Our Venerable Mother Petka,
was born in the 11th century in the city of Epivat, which is between Silivria and Constantinople. Her parents were very religious and raised their children to be pious. After her parents died, St. Petka strictly devoted herself to the monastic life, and with fasting and prayer, she committed her life to God. After five years of fasting and prayer, she went to the Holy Land (Palestine) to live in the desert of Jordan.
In her old age, she returned to Constantinople to the Church of Holy Theotokosin Blaherna to venerate the miraculous icon of the Mother of God.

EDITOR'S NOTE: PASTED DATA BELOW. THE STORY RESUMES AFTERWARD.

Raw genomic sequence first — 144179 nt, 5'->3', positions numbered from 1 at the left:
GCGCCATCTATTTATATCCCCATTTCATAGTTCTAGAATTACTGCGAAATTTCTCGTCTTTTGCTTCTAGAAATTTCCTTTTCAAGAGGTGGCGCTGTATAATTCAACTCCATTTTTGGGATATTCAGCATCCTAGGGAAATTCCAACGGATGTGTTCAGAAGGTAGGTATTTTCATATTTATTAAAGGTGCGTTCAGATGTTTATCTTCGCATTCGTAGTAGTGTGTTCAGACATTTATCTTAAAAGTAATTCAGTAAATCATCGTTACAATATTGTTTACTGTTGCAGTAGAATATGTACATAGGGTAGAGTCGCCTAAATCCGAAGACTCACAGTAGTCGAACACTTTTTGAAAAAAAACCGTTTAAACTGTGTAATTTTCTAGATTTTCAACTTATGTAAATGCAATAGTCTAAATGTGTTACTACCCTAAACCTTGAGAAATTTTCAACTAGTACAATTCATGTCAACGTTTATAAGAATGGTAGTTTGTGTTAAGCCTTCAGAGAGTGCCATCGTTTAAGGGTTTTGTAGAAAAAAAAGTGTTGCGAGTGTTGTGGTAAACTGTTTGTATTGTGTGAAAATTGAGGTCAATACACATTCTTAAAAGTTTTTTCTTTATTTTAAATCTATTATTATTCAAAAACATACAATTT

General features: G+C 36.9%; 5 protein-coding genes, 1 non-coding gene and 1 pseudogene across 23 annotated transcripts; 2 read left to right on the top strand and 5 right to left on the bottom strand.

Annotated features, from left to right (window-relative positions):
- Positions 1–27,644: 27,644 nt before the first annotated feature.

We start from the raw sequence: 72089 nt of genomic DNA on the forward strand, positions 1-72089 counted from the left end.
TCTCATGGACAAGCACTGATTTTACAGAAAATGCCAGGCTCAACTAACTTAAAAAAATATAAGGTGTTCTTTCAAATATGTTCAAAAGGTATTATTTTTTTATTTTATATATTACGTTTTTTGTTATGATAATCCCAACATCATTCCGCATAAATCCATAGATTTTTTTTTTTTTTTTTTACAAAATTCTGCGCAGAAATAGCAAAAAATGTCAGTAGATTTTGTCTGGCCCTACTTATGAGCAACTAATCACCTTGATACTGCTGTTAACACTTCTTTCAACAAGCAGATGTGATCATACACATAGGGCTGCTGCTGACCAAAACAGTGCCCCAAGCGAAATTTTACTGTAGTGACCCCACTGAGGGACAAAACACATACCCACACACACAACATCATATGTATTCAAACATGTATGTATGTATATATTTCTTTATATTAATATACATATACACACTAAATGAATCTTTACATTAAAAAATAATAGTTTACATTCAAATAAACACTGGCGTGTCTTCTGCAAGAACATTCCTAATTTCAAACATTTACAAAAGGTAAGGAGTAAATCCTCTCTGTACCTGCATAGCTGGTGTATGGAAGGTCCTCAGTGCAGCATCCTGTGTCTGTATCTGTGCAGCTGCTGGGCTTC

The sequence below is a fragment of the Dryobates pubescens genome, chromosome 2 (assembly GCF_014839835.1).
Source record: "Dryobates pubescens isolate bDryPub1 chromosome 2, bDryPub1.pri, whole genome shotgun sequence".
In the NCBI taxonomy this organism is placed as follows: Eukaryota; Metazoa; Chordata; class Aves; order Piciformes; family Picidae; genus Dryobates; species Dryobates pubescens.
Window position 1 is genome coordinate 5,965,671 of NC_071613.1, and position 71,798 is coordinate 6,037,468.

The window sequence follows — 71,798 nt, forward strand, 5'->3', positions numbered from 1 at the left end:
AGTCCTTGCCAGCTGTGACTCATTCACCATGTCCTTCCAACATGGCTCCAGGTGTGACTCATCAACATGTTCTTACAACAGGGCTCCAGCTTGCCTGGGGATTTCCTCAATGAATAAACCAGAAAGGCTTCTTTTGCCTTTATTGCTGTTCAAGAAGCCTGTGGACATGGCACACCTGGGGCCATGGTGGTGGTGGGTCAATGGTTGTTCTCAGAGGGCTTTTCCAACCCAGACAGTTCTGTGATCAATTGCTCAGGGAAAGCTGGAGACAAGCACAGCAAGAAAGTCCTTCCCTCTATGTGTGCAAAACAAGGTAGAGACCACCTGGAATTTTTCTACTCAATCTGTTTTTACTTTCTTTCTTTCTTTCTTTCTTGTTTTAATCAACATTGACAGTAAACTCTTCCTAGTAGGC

Two centuries after her death (1238 A.D.), the Bulgarian emperor John Asen decided to move St. Petka's relics from Epivat, which then was under the Crusader's control, to Trnovo, the capital of Bulgaria. After the Turkish occupation of Bulgaria, the relics were moved again--this time to Vidim on the Danube (Vlaska). In 1396 when the Turks also conquered this area, the Serbian princess Milica acted to bring the holy relics to Belgrade. In 1417 the Church of St. Petka was built in Belgrade and her holy relics were placed there. In 1521 after the mighty Sulleyman II conquered Belgrade, St. Petka's remains, along with many Serbian families, were moved to Constantinople. There her remains were received with great respect and solemnity and the Sultan brought them to his castle. Numerous miracles occurred there, which caused the holy Mother Petka-Paraskeva also to be worshipped by MUSLIMS. In 1641, with permission from Constantinople's patriarch Partenije I, the pious Moldavian ruler Vasilije Lupul brought St. Petka's remains to Moldavia's capital, Jash, where on 14/27 October they were placed in the church of the Three Holy Hierarchs, where St. Petka's holy relics continued to glorify the Lord with wonders and miracles.